There is no straightforward equation that you can plug your divorce into to determine if one spouse will receive alimony after the marriage has ended. Whether spousal support is awarded is determined on a case-by-case basis, as is the amount. During mediation, the couple should look at whether they will both be able to support themselves based off their property award. If one spouse has not worked during the marriage, it is likely that they will be awarded financial support. If a spouse is over 60, support is also likely, if only until retirement accounts are accessed.
This is not legal advice, but will give you a better idea of what spousal support determination to expect in your divorce process. The standard of living during the marriage is the likely starting point in this decision. The court will also consider whether your or your former spouse have other individuals to support. Factors like the health, needs and age of both spouses is also examined and also if one spouse can afford to pay spousal support to the other.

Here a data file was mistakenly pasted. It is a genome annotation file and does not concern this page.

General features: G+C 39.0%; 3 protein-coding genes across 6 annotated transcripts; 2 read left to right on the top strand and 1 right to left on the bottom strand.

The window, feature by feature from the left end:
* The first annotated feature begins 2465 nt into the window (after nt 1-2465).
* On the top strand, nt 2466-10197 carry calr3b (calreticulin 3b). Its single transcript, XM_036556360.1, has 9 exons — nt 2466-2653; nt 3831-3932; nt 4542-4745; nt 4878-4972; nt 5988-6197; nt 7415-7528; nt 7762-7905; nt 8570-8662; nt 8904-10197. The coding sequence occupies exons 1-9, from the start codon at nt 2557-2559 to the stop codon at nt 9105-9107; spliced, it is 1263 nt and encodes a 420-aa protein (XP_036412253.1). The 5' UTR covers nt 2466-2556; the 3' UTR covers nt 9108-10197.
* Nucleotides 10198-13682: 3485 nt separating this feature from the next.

There are a variety of ways in which alimony can be paid. One spouse may end up with a legal obligation to make periodic monthly or yearly payments to the other. This obligation can just be temporary or it might be a permanent income the other spouse receives. Spousal support modification can be requested by either party. The court will only consider a change when there is new information to consider. A lump-sum payment is when the spousal support is paid all at once, and could be ordered by the court.
Failure to pay alimony has serious consequences and can result in jail time in some circumstances. Courts are becoming more sympathetic to changing circumstances regarding ongoing spousal maintenance. Increasingly they will consider an alimony modification if the income of spouses changes drastically. Mediation and communication can help you and your former spouse to decide if, and how much, spousal support is appropriate for you.